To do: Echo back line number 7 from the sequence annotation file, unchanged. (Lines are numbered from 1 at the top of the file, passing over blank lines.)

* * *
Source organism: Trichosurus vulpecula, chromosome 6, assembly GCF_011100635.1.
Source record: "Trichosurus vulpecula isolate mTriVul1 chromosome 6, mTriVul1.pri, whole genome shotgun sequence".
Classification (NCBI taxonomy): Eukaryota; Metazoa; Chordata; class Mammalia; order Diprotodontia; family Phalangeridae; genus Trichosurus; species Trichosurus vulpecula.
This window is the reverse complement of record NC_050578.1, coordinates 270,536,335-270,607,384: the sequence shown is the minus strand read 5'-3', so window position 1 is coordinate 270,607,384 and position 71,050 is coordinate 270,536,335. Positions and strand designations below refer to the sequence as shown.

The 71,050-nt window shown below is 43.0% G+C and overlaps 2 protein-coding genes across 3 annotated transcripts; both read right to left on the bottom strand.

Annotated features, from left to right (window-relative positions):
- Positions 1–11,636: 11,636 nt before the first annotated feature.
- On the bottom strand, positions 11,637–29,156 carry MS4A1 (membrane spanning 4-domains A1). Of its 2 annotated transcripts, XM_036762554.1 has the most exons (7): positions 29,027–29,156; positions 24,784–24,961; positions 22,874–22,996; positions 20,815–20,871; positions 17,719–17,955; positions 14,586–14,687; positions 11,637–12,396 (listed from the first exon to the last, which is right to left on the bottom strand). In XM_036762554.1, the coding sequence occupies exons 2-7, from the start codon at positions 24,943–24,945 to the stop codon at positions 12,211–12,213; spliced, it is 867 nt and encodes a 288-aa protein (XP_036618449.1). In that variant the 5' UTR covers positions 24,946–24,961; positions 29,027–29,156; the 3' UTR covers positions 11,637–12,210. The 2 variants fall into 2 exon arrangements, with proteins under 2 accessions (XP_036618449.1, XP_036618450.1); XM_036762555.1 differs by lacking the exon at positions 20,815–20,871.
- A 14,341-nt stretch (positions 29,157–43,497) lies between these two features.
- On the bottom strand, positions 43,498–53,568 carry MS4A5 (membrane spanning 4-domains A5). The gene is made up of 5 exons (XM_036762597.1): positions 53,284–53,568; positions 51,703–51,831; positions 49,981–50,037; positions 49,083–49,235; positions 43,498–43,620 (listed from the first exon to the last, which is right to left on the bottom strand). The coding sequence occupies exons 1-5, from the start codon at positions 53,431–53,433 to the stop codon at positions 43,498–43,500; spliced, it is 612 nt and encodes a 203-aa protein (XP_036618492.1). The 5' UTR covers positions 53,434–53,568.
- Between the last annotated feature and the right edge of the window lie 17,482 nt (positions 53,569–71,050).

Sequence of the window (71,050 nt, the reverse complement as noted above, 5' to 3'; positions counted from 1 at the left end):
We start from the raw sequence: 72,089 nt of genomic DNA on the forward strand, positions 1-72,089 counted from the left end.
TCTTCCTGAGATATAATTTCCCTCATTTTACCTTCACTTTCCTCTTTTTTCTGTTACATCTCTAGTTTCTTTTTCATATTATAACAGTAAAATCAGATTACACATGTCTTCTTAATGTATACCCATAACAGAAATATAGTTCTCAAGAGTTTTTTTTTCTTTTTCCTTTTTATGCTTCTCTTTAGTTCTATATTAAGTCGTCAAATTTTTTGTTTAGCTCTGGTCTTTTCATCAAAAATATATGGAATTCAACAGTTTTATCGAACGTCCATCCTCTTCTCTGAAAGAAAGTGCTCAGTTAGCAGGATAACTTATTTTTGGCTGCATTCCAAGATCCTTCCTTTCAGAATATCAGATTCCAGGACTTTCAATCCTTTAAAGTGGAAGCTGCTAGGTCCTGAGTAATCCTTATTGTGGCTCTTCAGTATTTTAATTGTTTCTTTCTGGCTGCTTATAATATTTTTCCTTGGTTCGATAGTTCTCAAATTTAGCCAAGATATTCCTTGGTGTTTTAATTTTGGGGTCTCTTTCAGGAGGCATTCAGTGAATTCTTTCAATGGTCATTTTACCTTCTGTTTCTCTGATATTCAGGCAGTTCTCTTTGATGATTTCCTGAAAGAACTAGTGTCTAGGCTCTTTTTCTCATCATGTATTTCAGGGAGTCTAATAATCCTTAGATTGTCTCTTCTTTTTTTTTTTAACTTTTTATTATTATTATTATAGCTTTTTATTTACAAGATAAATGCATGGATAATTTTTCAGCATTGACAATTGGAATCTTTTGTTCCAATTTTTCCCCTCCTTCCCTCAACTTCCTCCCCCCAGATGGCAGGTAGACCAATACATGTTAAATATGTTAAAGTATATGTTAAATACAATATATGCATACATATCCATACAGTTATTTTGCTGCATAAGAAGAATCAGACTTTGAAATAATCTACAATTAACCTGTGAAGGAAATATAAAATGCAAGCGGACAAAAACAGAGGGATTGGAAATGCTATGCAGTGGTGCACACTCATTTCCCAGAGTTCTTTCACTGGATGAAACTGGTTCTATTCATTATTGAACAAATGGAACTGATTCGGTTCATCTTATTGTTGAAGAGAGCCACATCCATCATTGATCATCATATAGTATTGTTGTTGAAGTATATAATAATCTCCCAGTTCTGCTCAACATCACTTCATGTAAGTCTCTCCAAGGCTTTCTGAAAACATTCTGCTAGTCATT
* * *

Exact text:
- Positions 1–11,636: 11,636 nt before the first annotated feature.